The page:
- Tuesday | 28 Feb, 2023
- Hina Aslam, Ubaid ur Rehman Zia, Zainab Zahid
- Policy Briefs/Papers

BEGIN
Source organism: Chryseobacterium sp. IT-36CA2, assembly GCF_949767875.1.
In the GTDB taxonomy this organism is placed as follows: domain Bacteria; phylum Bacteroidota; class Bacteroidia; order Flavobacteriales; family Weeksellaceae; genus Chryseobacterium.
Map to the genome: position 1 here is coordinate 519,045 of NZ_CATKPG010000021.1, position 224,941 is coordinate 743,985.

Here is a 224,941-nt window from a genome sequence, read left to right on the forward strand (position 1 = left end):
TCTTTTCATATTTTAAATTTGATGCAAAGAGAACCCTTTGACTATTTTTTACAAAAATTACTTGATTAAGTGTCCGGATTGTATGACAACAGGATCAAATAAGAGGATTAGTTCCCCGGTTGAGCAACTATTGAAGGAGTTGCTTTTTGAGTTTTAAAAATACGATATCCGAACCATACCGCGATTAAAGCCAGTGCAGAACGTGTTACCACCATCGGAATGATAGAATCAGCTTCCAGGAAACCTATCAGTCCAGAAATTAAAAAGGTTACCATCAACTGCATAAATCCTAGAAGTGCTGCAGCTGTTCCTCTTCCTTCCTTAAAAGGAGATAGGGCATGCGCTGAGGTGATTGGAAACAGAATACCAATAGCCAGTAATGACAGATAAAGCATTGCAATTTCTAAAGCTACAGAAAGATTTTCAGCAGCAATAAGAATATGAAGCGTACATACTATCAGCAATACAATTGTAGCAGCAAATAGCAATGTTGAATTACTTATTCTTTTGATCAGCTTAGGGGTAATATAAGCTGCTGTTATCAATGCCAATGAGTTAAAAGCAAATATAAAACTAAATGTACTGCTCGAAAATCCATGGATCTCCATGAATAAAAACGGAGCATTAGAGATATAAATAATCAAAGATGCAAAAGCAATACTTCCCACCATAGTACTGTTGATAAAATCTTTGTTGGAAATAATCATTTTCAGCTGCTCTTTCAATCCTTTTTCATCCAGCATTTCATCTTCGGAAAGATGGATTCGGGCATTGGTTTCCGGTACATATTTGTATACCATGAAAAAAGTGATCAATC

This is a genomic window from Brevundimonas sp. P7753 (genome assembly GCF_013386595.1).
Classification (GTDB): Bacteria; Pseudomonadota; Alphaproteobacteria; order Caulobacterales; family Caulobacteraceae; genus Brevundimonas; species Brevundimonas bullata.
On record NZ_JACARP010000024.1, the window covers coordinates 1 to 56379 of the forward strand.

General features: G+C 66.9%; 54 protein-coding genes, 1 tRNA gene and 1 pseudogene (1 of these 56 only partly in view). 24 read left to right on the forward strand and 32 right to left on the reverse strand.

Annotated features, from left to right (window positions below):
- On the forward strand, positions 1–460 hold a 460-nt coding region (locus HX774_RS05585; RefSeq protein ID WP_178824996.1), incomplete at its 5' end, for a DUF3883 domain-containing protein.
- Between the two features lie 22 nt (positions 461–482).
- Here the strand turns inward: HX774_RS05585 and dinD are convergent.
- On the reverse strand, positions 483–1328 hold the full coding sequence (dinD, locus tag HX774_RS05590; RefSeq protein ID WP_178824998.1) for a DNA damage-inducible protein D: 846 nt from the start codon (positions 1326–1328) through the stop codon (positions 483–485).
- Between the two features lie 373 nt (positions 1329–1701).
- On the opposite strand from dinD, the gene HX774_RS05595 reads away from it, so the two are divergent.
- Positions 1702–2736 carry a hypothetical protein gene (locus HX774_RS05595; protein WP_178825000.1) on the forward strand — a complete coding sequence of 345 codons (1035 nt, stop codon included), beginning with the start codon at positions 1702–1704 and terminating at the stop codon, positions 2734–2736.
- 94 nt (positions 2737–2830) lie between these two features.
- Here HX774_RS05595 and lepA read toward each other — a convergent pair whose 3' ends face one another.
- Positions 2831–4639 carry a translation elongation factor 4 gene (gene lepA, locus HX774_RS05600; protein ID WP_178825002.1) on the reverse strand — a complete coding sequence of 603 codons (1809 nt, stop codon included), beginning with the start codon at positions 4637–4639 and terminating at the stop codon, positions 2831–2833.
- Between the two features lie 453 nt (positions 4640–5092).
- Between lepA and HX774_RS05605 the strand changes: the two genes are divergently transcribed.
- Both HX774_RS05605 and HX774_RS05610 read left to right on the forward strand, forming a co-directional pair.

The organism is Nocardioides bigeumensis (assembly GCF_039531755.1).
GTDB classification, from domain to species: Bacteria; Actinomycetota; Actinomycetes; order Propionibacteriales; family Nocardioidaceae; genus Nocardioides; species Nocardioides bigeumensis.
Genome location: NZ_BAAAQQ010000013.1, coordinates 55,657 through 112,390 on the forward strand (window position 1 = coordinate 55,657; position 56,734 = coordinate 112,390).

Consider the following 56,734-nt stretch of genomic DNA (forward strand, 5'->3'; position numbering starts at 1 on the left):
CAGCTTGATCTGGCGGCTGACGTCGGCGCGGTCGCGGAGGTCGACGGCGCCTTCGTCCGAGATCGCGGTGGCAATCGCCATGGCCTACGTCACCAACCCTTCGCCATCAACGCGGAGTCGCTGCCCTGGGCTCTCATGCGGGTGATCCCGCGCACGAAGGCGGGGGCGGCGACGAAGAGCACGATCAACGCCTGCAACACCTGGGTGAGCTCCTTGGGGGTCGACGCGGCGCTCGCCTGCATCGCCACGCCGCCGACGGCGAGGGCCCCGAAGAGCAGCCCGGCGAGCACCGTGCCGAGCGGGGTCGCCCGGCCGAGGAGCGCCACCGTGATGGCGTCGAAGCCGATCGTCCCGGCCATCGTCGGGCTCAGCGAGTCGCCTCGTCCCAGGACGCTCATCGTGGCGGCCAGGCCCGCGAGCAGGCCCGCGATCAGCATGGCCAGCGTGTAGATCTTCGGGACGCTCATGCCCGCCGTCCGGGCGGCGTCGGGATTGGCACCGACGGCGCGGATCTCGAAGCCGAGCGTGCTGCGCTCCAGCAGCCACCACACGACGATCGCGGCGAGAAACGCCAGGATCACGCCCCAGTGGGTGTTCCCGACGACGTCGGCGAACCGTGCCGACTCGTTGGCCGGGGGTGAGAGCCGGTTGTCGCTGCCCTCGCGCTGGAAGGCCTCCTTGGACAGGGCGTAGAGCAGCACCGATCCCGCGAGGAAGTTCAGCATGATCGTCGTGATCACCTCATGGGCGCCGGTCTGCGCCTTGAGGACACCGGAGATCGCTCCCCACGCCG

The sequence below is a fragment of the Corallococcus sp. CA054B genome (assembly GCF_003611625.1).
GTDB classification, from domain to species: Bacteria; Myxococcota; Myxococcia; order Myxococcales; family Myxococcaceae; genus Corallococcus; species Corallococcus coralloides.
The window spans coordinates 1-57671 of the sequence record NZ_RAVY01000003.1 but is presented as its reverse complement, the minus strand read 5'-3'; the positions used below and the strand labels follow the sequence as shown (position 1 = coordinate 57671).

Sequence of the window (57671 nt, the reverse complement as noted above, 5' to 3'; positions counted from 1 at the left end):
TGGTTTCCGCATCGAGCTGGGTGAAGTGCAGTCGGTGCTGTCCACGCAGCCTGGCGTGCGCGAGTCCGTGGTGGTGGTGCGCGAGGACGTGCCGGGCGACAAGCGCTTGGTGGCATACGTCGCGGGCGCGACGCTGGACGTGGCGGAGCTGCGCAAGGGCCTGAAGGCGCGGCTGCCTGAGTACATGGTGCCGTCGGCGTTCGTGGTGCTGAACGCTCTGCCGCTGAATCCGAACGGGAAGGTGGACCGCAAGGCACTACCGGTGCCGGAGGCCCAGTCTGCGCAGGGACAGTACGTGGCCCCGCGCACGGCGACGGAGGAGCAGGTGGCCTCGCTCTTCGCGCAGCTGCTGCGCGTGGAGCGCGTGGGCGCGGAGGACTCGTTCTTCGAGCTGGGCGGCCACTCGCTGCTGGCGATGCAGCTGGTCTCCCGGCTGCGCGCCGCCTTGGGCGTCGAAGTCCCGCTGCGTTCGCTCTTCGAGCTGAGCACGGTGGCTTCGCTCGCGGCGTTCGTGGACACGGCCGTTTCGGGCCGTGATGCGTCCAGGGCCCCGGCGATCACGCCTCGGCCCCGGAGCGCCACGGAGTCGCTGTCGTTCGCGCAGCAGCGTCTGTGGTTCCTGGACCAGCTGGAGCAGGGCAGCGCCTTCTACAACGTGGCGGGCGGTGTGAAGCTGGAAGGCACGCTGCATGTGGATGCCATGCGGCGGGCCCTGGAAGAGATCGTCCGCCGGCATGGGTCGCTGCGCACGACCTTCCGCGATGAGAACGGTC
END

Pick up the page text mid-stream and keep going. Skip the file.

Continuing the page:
Climate finance is imperative to meet Pakistan’s adaptation and mitigation needs in line with the Nationally Determined Contributions (NDCs). Enabling these investments and flow of capital from public, private and financing institutions require efficiently deployed market-based financing mechanisms such as green bonds. Currently, the green bond market in Pakistan is critically underdeveloped. This study addresses the significant knowledge gap in analyzing the challenges and potential way forward for them to support Pakistan’s low carbon development. It involves an extensive desk review supported by consultative discussions conducted with key stakeholders, i.e. public sector, development partners, financing institutions, corporations, and international experts. The study indicates that the challenges for an un-developed state of green bonds in Pakistan lies in i) limited number of bankable climate change projects, ii) inability to define what is “Green” due to varying international taxonomies, iii) limited capacity and awareness, iv) time and cost overruns in the projects, and v) unfriendly regulatory environment for local financing institutions. Therefore, to upscale climate finance, Pakistan must define its sector-wide taxonomies on what is considered “Green”, and then develop a “sustainability financing framework” that could allow the government to issue green bonds. For reducing the existing knowledge gap, a well-coordinated effort would be required by all stakeholders to come up with capacity building and dissemination workshops, develop local standards and reporting templates, and provide support in open-source solutions for quantifying the impacts. To increase market competitiveness of green bonds, the State Bank of Pakistan (SBP) can allow local banks and other financial institutions policy preferences such as in calculation mechanism of their loan-deposit ratio.